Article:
Breaking Home Ties

by Muriel Lindahl

The greatest gift we can give our children is their independence. Our first child had to struggle for hers; she paved the way for the others. Our second and third had it easier, for all I had to hear was, "Mom, this is not your business," or "If I want your help, I know where you are," and I backed off. When our fourth came of age, we handed her independence gift wrapped and on a silver platter. We knew it was inevitable. We held our breath for a few years, but somehow we all survived—mother, father, and child.

I am reminded of the story of the father whose child was becoming a young adult and was experiencing the emotional trauma and problems which come along with those turbulent years. The father went to the library to get some help. He walked up to the shelves and picked out a book; he read the first sentence and then closed it; he put the book back on the shelf and left. He had all the insight he needed. The sentence read: "Your child is about to embark on a long journey and you’re not invited to come along."

Which leads me to another story… It is just the two of them. The early morning sun and the fresh crisp air remind them that this is the beginning of a new day. They sit quite close on the rusted-out running board of the Model A truck parked near the railroad tracks on which the 6:40 comes through each day. There is no regular stop in their town, not even a station in which to buy a ticket and wait for the train. The flagman’s lantern and flag are handy so when he comes on his rounds he can wave the train down—for this morning there is someone wanting a ride out of town.

They sit there in silence, father and son. They have said all there is to say. At the back door of the old home the son had hugged his mother and kissed her good-bye, but he couldn’t really remember what was said. He must have told her he loved her and thanked her for being such a great mom, and she must have said how proud she was of her son, telling him not to worry about failures, and encouraging him to make something creative out of what his heredity and environment have done to him. These thoughts were in both their hearts, but they probably had said nothing, letting the warmth and tenderness of their love say it all.

While driving to town he and his father talked and laughed a little about the old town, the old truck, and the old times, but not much. It was mostly quiet. His father thought of a couple last minute bits of advice, but never uttered them; instead, he just said, "You have a good head on your shoulders, and I know you’ll use it." To which the son remarked, "Thanks, Pop, thanks for your confidence." Then his father concluded the conversation by saying, "Write us sometime, son, when you’re writing all your other friends." "Sure, Pop, sure I will!"

Now they are just waiting—waiting for the train. The father, casually dressed in his work clothes, looks down at the ground, hat in hand and a hand-rolled cigarette in his mouth. His face reveals mixed emotions—satisfaction and fulfillment, as well as sadness and apprehension for this is the moment of separation. Hope and enthusiasm for his own future are also present because he, too, is ready to get on with his life. Life as they have shared it together in the past is but a memory; it is now a challenge for each of them to work through existence alone. The son is hardly aware of his father nor his lassie dog, with its nose nestled comfortably on his knee, as he sits up as straight as he can, wearing his Sunday best, watching with excitement and anticipation in his eyes for the first glimpse of the train. The train is coming to take him away to begin life as it is on the campus of the State University!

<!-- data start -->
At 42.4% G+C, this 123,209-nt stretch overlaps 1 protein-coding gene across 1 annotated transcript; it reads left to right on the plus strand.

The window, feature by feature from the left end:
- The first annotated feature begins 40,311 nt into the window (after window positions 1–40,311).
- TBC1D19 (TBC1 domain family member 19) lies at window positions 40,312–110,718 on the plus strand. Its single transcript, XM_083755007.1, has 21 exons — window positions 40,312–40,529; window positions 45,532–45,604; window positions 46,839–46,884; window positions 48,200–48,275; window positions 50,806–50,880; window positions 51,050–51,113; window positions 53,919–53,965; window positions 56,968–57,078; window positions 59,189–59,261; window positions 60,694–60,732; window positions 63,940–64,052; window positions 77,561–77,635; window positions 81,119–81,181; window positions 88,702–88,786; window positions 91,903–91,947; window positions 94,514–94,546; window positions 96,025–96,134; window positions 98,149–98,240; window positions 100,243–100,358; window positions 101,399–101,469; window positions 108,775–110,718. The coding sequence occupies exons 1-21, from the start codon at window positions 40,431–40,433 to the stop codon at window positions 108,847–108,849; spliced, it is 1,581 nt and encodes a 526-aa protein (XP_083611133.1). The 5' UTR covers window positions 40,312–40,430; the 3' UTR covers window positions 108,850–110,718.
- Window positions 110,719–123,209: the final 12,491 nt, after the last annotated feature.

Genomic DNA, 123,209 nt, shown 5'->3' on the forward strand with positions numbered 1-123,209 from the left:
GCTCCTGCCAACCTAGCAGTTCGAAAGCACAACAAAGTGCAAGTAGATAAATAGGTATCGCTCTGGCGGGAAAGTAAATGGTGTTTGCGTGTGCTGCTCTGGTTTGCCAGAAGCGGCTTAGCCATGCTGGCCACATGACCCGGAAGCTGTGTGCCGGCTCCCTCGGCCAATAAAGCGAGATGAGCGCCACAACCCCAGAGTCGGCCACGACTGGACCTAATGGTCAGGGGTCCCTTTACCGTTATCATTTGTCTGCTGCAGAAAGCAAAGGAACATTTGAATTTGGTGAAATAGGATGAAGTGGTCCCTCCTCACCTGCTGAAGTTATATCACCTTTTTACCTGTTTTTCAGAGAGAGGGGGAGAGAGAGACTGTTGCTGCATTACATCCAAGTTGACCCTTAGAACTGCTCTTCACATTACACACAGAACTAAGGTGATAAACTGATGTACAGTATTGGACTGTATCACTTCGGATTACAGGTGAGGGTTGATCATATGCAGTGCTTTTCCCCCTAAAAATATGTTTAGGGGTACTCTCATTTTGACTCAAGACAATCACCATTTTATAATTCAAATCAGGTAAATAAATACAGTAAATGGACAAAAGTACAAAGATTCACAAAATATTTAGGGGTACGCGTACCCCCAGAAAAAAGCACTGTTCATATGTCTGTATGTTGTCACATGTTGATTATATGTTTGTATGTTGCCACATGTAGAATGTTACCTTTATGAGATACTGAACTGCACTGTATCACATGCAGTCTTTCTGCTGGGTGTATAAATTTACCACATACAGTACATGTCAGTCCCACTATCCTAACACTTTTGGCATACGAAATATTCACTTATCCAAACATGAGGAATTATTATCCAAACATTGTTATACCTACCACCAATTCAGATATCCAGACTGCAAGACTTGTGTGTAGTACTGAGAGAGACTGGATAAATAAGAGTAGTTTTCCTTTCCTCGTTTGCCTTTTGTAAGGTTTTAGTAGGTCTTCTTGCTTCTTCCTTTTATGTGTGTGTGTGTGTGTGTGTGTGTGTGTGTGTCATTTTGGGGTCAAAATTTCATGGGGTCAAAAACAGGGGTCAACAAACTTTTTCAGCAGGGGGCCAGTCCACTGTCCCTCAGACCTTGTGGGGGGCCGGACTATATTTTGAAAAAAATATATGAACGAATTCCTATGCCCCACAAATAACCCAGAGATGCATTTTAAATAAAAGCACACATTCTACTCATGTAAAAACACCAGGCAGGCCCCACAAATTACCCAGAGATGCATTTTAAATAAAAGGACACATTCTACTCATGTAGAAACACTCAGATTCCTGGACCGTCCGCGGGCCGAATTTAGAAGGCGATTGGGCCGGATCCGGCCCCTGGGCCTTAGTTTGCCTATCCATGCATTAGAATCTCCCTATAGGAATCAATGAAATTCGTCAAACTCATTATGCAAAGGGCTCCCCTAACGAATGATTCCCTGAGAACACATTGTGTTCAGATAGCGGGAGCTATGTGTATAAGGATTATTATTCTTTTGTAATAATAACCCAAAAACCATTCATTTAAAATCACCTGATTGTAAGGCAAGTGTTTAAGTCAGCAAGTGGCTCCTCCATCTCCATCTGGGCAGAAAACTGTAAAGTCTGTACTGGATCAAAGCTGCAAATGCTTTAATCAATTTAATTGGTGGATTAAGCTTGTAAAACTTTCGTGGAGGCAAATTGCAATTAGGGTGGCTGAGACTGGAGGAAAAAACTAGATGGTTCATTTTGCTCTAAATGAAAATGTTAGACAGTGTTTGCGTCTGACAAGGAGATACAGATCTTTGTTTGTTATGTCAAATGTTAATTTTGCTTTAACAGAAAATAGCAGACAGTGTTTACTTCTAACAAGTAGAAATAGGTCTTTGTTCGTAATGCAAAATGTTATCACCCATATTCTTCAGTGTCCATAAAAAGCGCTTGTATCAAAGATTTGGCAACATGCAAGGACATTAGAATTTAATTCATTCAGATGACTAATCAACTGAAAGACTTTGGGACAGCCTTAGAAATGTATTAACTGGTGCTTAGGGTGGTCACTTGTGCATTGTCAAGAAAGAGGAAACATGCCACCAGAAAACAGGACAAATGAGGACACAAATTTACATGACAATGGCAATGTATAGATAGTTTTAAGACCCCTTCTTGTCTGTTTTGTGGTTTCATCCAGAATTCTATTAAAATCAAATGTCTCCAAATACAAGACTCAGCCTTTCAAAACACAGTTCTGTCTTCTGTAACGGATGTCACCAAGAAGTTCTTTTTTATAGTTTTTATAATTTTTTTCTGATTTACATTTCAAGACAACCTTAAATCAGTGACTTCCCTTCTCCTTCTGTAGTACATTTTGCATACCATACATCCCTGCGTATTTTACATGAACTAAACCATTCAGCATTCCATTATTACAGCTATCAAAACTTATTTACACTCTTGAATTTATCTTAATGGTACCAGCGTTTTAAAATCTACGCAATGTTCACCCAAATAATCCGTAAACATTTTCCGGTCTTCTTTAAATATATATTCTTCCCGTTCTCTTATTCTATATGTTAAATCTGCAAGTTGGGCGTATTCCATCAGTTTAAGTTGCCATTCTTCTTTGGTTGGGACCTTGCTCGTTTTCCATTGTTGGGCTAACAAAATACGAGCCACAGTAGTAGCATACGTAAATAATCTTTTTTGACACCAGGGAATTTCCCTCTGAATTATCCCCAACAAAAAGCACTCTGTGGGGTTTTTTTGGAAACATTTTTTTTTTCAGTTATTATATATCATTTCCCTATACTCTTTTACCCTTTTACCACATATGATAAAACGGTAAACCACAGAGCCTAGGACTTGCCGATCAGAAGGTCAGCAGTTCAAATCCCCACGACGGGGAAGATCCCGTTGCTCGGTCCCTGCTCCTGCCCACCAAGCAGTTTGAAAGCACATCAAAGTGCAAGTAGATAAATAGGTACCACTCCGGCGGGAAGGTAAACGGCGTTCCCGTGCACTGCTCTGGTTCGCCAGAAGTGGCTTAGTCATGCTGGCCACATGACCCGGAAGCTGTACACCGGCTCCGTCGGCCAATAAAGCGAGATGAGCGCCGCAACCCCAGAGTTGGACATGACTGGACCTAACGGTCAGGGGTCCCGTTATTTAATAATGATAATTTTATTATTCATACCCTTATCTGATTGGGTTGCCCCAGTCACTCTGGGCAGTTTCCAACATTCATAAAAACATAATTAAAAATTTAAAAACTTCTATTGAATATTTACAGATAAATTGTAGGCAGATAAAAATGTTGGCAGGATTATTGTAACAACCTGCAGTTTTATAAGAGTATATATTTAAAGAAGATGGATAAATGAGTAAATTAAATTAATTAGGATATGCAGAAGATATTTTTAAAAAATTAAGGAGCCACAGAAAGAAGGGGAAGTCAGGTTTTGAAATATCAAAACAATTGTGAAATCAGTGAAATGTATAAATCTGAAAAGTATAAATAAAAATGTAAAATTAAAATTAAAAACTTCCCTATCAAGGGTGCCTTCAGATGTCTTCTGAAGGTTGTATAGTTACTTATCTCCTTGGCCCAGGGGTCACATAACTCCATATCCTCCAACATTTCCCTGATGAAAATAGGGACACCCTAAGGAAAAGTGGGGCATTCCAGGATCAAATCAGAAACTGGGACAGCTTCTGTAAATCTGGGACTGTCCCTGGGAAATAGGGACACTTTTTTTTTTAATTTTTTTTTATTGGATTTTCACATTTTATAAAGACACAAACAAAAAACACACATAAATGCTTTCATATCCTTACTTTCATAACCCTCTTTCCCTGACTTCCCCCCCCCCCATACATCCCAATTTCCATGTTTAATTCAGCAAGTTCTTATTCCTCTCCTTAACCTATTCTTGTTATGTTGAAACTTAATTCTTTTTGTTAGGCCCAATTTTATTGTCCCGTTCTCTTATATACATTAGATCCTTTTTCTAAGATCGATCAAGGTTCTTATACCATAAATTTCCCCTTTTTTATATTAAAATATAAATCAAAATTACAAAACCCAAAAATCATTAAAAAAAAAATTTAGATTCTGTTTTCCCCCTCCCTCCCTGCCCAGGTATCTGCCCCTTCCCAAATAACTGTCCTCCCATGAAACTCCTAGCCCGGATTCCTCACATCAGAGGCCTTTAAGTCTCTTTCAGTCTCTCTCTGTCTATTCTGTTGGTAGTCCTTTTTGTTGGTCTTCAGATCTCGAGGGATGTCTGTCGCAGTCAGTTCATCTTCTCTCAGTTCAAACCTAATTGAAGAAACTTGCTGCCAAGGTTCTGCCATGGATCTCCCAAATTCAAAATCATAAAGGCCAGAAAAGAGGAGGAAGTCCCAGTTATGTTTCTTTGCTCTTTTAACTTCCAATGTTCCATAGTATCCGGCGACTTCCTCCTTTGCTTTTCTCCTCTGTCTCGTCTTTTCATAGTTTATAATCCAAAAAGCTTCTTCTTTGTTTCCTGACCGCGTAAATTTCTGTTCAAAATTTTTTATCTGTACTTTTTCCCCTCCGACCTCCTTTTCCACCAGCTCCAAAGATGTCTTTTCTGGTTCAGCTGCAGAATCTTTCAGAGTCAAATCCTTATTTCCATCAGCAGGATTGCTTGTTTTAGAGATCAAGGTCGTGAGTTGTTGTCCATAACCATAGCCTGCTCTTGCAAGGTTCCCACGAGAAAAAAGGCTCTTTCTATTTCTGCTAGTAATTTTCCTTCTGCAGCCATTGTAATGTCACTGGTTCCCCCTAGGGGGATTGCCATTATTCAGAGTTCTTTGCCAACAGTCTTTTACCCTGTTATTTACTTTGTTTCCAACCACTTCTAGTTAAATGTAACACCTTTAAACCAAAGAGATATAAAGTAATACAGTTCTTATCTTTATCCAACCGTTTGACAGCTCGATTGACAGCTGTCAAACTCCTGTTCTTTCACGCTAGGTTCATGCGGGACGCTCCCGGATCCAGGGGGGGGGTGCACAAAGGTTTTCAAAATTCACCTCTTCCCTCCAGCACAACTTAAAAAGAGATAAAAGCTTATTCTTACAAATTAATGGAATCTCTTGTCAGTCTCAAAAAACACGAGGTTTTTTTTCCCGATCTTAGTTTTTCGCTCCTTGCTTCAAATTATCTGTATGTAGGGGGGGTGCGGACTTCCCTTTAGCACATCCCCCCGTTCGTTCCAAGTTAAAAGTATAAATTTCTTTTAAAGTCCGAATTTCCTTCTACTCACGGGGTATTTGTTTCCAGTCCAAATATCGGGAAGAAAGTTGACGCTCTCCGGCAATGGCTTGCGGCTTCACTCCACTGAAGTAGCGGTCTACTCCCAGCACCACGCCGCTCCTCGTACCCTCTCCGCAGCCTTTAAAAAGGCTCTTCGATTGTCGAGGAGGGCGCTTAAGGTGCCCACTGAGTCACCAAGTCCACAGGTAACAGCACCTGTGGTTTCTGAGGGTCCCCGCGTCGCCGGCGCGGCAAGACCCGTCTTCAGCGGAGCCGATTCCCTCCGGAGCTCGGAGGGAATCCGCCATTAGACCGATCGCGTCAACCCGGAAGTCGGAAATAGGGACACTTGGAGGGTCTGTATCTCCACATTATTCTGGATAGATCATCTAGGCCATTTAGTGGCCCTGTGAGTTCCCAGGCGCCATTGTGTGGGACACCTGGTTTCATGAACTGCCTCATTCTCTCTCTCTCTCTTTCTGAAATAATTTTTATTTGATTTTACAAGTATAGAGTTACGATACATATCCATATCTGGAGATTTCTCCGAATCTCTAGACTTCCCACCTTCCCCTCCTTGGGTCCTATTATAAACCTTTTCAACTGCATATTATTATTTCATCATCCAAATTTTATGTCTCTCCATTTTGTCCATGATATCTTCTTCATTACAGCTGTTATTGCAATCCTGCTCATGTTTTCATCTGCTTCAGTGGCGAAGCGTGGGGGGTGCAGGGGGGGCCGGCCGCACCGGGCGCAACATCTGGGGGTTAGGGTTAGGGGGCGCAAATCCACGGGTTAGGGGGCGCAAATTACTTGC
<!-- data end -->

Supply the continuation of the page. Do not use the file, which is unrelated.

This is my interpretation of Norman Rockwell’s painting Breaking Home Ties. For me, it portrays a definite emotional experience in the life of the individual as he or she moves psychologically from the stage of dependence on someone else (childhood) to the stage of independence where one depends on oneself for security (adulthood). It pictures both the traumatic experiences of the one breaking away as well as of the one letting go, granting freedom to move on. This is what emotional independence is all about.

The lifelong developmental task of human beings is to separate successfully from parents. Once this task is completed, we find ourselves, as it were, on that independence train, heading out of town. No matter what our adult age, we can come on board. We do not know what lies ahead for us on the "university campus," but we can be sure it will be a learning experience! We will discover the wonders of the universe in a new and fresh way and the thrill of new relationships that overflow with understanding and compassion. Like the son in Rockwell’s painting, our eyes will gleam with the excitement and anticipation of encountering a whole new life.

The rewards of the self-reliant, emotionally independent life are great. It may seem strange, but the more self-reliant and independent one is emotionally, the more one is ready to be a part of the human community by sharing, caring, and belonging. To be able to cut loose and separate from childhood and parental dependencies and move on to new challenges is the beginning of the most exciting and fulfilling time in our lives. It will be something to write home about!

Muriel Lindahl is a free-lance writer.

See all articles by Muriel Lindahl